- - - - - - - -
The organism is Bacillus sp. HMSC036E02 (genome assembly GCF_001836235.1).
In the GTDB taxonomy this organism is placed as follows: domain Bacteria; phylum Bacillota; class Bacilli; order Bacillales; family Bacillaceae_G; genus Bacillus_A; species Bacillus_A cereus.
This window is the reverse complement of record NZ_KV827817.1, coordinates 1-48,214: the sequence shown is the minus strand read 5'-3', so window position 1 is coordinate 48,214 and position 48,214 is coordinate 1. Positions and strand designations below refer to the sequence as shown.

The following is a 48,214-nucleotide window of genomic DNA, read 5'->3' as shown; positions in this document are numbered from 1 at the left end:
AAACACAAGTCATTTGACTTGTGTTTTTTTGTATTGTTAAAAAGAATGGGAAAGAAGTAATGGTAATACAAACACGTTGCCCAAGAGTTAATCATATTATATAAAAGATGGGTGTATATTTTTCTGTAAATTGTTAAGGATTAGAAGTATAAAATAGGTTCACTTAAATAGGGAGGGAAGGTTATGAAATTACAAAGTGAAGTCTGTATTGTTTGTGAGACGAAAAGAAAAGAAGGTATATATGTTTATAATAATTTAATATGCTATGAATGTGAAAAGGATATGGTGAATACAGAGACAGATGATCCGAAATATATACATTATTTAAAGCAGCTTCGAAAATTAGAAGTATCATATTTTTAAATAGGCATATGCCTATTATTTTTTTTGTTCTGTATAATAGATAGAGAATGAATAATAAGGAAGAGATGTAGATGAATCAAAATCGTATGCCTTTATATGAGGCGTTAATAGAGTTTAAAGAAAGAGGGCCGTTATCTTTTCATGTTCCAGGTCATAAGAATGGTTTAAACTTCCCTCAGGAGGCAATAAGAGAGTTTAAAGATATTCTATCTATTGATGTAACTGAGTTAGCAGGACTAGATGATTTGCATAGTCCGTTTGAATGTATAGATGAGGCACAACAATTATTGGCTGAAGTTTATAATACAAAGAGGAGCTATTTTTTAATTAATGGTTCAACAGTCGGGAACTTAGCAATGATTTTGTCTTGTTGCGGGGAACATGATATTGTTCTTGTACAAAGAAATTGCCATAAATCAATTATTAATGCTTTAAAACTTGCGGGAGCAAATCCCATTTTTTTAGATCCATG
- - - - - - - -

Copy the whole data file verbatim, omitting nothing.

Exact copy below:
The organism is Bacillus sp. HMSC036E02 (genome assembly GCF_001836235.1).
In the GTDB taxonomy this organism is placed as follows: domain Bacteria; phylum Bacillota; class Bacilli; order Bacillales; family Bacillaceae_G; genus Bacillus_A; species Bacillus_A cereus.
This window is the reverse complement of record NZ_KV827817.1, coordinates 1-48,214: the sequence shown is the minus strand read 5'-3', so window position 1 is coordinate 48,214 and position 48,214 is coordinate 1. Positions and strand designations below refer to the sequence as shown.

The following is a 48,214-nucleotide window of genomic DNA, read 5'->3' as shown; positions in this document are numbered from 1 at the left end:
AAACACAAGTCATTTGACTTGTGTTTTTTTGTATTGTTAAAAAGAATGGGAAAGAAGTAATGGTAATACAAACACGTTGCCCAAGAGTTAATCATATTATATAAAAGATGGGTGTATATTTTTCTGTAAATTGTTAAGGATTAGAAGTATAAAATAGGTTCACTTAAATAGGGAGGGAAGGTTATGAAATTACAAAGTGAAGTCTGTATTGTTTGTGAGACGAAAAGAAAAGAAGGTATATATGTTTATAATAATTTAATATGCTATGAATGTGAAAAGGATATGGTGAATACAGAGACAGATGATCCGAAATATATACATTATTTAAAGCAGCTTCGAAAATTAGAAGTATCATATTTTTAAATAGGCATATGCCTATTATTTTTTTTGTTCTGTATAATAGATAGAGAATGAATAATAAGGAAGAGATGTAGATGAATCAAAATCGTATGCCTTTATATGAGGCGTTAATAGAGTTTAAAGAAAGAGGGCCGTTATCTTTTCATGTTCCAGGTCATAAGAATGGTTTAAACTTCCCTCAGGAGGCAATAAGAGAGTTTAAAGATATTCTATCTATTGATGTAACTGAGTTAGCAGGACTAGATGATTTGCATAGTCCGTTTGAATGTATAGATGAGGCACAACAATTATTGGCTGAAGTTTATAATACAAAGAGGAGCTATTTTTTAATTAATGGTTCAACAGTCGGGAACTTAGCAATGATTTTGTCTTGTTGCGGGGAACATGATATTGTTCTTGTACAAAGAAATTGCCATAAATCAATTATTAATGCTTTAAAACTTGCGGGAGCAAATCCCATTTTTTTAGATCCATG